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Argentina
October 13, 2021

By: SA Explorer

Argentina and the politics of pastry

When it comes to food and drink, Argentineans are probably best known for their obsession with asado (barbecue), and their inability to survive more than a few hours without sipping yerba mate (an indigenous herbal tea) from a communal gourd. The scandalous names given to their beloved breakfast pastries are routinely overlooked. Until now…

“I’m popping out to the bakery for some friar’s balls,” my roommate said, casually. “Want anything?”

“You could get me a few little cannons,” I replied.

Before moving to Argentina, I don’t think I’d ever even contemplated having a conversation like this. But after a year living and working in Mendoza, it was as ordinary as taking a three-hour nap at lunchtime or kissing my guy friends on the cheek.

The most important meal of the day

Regardless of where you live or what you earn, breakfast in Argentina means one thing and one thing only: a cup of (often fairly nasty) coffee and a couple of freshly baked pastries or facturas. Argentineans are among the world’s biggest consumers of baked goods, averaging 72 kilos per person per year. And there’s a panaderia (bakery) on almost every street. (Ask your expert guide to recommend local hotspots.)

A familiar site throughout Argentina: the street corner bakery. (Photo: Marcelo Braga Luzzi)

While the most common breakfast pastry is a mini-croissant known, rather boringly, as a medialuna (half-moon, some say this is a reference to the Islamic crescent), there are a whole host of more sinister-sounding options. In addition to the bolas de fraile (friar’s balls, a sweet, round bun filled with custard, quince jelly, or dulce de leche) and cañoncitos (little cannons, puff pastry cones filled with dulce de leche) mentioned earlier, you can also find freshly baked:

  • Bombas (bombs), Argentina’s subversive take on profiteroles or chocolate eclairs
  • Libritos (little books), folded layers of pastry that were intended as a criticism of staterun education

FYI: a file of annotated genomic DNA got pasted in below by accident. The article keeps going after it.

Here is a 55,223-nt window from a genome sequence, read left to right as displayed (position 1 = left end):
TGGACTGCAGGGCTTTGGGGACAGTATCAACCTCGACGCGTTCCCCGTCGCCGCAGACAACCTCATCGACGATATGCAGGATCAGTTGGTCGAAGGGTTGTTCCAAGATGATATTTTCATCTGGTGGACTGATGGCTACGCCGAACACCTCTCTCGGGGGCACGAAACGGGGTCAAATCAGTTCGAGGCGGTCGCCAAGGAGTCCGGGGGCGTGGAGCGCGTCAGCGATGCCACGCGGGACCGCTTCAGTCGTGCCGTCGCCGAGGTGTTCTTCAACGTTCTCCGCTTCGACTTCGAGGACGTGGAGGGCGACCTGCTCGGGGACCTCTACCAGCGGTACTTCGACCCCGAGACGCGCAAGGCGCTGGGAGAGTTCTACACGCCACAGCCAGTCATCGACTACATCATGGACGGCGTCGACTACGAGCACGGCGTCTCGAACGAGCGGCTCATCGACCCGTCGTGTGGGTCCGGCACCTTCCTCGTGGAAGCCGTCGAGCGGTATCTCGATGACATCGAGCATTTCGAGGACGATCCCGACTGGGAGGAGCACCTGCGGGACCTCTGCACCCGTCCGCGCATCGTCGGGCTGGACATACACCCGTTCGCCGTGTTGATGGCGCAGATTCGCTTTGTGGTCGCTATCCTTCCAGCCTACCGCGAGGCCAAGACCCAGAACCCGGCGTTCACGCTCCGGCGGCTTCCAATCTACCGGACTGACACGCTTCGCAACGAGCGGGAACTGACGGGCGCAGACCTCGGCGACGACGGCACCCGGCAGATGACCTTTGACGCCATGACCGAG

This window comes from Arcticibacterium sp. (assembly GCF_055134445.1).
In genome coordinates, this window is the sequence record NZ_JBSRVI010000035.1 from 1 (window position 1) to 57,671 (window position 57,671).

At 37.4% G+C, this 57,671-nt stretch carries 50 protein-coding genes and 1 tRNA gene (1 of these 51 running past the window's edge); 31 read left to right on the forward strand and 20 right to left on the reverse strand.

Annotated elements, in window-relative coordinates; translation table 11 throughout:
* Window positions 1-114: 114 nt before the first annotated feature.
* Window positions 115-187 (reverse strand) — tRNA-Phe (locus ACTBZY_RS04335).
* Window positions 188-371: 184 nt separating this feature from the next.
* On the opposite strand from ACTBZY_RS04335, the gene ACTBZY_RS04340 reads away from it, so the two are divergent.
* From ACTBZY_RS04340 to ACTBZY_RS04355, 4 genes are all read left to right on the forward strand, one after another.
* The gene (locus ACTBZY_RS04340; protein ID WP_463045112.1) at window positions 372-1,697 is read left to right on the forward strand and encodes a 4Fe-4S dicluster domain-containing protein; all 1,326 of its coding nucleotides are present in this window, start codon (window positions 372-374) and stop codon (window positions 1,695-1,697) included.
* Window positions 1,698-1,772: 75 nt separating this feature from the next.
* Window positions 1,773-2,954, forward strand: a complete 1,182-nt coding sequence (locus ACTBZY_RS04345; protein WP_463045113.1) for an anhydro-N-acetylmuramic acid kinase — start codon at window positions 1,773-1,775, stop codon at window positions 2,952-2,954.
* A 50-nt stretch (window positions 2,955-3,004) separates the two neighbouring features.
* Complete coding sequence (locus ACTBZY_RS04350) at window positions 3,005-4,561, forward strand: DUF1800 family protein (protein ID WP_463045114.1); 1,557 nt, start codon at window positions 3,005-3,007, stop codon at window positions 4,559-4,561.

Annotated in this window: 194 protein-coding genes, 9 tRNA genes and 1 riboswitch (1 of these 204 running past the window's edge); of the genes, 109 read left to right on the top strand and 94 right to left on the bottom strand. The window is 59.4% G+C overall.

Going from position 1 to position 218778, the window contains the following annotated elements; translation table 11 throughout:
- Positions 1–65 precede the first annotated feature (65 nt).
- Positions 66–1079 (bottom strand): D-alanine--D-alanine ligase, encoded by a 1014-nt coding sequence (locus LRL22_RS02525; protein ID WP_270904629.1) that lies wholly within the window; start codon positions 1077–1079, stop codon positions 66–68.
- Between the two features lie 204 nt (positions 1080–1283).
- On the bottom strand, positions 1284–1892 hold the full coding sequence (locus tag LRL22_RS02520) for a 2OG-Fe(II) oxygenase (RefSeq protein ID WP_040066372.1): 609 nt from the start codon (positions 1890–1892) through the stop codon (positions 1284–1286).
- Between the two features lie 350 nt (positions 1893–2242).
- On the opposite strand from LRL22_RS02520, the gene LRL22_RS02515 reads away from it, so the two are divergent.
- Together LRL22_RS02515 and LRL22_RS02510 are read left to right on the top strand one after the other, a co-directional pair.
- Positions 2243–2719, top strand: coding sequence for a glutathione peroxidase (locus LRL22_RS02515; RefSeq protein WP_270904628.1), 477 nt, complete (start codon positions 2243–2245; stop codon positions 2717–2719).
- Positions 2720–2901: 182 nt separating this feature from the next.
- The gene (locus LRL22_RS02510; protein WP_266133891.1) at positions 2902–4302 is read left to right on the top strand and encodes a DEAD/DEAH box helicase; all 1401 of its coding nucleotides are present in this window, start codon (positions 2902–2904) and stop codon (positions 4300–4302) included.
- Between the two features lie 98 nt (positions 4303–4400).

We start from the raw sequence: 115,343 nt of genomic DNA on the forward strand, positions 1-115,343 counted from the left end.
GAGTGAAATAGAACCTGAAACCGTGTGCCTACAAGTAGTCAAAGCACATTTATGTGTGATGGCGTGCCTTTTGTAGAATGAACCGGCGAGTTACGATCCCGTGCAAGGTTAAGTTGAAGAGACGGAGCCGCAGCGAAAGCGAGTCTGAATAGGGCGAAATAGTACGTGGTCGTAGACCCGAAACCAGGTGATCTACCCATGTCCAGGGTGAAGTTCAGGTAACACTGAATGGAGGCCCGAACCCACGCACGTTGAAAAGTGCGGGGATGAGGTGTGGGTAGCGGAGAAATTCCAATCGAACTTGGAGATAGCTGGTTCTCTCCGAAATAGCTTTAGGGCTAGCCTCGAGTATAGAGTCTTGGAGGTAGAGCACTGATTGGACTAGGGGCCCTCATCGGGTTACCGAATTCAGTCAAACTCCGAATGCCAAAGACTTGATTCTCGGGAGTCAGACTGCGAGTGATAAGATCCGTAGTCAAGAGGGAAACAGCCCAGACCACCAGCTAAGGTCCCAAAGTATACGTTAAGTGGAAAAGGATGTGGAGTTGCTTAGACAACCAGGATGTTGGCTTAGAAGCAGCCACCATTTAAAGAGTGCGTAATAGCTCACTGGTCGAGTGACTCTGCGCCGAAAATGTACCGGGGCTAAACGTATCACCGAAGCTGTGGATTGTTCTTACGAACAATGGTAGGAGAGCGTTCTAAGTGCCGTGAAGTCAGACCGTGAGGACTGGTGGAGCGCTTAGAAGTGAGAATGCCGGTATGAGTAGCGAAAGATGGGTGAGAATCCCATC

• Vigilantes, straight croissants topped with custard and quince jelly that were said to resemble a policeman’s baton
  • Cremonas, rectangular puff pastries scored with incisions and “curled into a circle to make an infinity sign out of the repeated letter A for Anarchism”
  • Suspiros de monja (nun’s sighs) another name for bolas de fraile

What’s in a name?

By now, you’ll probably have gathered that there are some pretty strong anti-establishment undertones in Argentina’s beloved pastries. They all have their roots in the birth of trade unionism in Argentina in the 1880s, and specifically the formation of the Bakers’ Union (Sociedad Cosmopolita de Resistencia y Colocación de Obreros Panaderos) in 1886.

The front page of one of the bakers’ union’s periodicals from 1899. (Center photo: Wikimedia Commons)

By this point, Argentina was responsible for 20% of global wheat production and was known as ‘The World’s Silo’. But, as Kevin Vaughn reports in this fascinating Life & Thyme Post piece:

Despite the abundance of wheat and flour, the domestic market was unstable. Prices were guided by the whims of landowners selling on the international market and bread factory owners who pocketed massive profit margins. While the criollos (people of mixed European, African and Amerindian lineage) were content to sustain themselves with a steady diet of meat, the new European working class considered bread to be a staple. A loaf of bread became a marker of status and a source of civic strife.